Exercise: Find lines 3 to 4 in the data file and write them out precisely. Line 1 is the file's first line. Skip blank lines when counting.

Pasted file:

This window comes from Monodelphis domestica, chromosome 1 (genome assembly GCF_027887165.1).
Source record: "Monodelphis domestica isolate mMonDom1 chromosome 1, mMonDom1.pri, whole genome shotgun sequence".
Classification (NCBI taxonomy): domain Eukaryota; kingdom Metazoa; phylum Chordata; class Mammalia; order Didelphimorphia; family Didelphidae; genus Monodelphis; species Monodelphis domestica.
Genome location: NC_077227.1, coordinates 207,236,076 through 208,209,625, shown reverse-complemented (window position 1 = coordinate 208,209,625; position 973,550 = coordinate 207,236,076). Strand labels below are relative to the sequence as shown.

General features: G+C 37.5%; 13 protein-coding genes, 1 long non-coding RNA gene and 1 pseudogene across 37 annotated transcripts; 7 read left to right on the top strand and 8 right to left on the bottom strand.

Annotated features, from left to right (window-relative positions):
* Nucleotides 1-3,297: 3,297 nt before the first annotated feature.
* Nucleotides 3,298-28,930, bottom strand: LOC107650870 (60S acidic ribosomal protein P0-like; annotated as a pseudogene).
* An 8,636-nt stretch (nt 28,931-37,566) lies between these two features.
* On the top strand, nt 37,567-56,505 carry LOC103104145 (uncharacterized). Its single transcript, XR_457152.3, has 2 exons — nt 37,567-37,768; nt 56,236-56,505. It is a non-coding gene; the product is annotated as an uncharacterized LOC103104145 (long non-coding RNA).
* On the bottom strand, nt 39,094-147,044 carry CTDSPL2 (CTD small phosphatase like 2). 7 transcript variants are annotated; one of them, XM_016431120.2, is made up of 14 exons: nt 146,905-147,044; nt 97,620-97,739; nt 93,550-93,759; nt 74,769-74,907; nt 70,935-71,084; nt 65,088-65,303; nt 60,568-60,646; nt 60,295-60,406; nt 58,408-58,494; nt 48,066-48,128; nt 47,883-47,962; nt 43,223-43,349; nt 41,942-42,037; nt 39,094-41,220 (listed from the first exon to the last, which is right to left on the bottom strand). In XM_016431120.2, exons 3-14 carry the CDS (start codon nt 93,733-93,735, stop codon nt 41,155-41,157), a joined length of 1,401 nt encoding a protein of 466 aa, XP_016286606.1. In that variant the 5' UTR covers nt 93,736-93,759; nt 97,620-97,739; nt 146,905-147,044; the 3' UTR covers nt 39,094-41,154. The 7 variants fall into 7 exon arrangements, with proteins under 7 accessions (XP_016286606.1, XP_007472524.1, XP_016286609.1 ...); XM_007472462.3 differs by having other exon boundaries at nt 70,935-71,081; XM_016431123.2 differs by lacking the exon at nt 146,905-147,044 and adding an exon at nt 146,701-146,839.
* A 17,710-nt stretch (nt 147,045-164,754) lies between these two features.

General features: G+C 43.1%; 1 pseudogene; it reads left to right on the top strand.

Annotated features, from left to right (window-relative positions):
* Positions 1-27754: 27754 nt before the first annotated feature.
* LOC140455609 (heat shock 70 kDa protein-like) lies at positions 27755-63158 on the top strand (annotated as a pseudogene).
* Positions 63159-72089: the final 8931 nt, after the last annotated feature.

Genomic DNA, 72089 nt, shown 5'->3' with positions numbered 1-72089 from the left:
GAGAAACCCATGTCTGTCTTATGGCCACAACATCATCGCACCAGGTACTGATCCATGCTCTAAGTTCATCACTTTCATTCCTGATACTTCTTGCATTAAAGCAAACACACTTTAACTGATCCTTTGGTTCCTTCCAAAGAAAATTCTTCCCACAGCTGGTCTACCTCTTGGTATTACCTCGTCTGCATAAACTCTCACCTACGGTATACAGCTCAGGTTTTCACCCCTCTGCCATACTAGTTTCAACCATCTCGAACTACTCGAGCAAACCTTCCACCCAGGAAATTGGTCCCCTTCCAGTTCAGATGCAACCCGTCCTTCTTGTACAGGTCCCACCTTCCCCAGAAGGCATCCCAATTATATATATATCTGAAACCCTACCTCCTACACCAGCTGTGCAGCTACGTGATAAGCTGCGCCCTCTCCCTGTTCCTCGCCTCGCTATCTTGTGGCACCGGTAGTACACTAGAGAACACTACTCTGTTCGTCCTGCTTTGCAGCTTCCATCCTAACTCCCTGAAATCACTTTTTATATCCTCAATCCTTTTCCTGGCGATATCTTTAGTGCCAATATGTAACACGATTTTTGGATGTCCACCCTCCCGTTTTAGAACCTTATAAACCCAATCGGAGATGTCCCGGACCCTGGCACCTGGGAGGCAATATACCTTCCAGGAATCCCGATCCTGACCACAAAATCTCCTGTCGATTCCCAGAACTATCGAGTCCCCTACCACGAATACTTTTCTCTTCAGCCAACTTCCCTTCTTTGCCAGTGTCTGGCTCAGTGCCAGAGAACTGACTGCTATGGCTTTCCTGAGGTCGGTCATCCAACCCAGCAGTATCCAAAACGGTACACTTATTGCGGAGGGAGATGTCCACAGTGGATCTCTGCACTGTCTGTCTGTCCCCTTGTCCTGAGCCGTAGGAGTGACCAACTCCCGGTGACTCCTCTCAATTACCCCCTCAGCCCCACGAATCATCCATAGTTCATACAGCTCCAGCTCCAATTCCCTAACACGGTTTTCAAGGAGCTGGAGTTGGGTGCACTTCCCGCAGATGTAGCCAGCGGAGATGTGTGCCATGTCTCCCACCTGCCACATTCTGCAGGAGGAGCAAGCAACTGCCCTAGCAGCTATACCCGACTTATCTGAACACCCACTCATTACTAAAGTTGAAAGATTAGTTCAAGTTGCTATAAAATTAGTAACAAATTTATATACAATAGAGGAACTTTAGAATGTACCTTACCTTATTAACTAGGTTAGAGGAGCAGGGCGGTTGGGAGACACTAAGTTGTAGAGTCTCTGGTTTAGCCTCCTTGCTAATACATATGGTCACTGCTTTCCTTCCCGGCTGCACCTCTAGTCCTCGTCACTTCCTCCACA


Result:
Classification (NCBI taxonomy): domain Eukaryota; kingdom Metazoa; phylum Chordata; class Mammalia; order Didelphimorphia; family Didelphidae; genus Monodelphis; species Monodelphis domestica.
Genome location: NC_077227.1, coordinates 207,236,076 through 208,209,625, shown reverse-complemented (window position 1 = coordinate 208,209,625; position 973,550 = coordinate 207,236,076). Strand labels below are relative to the sequence as shown.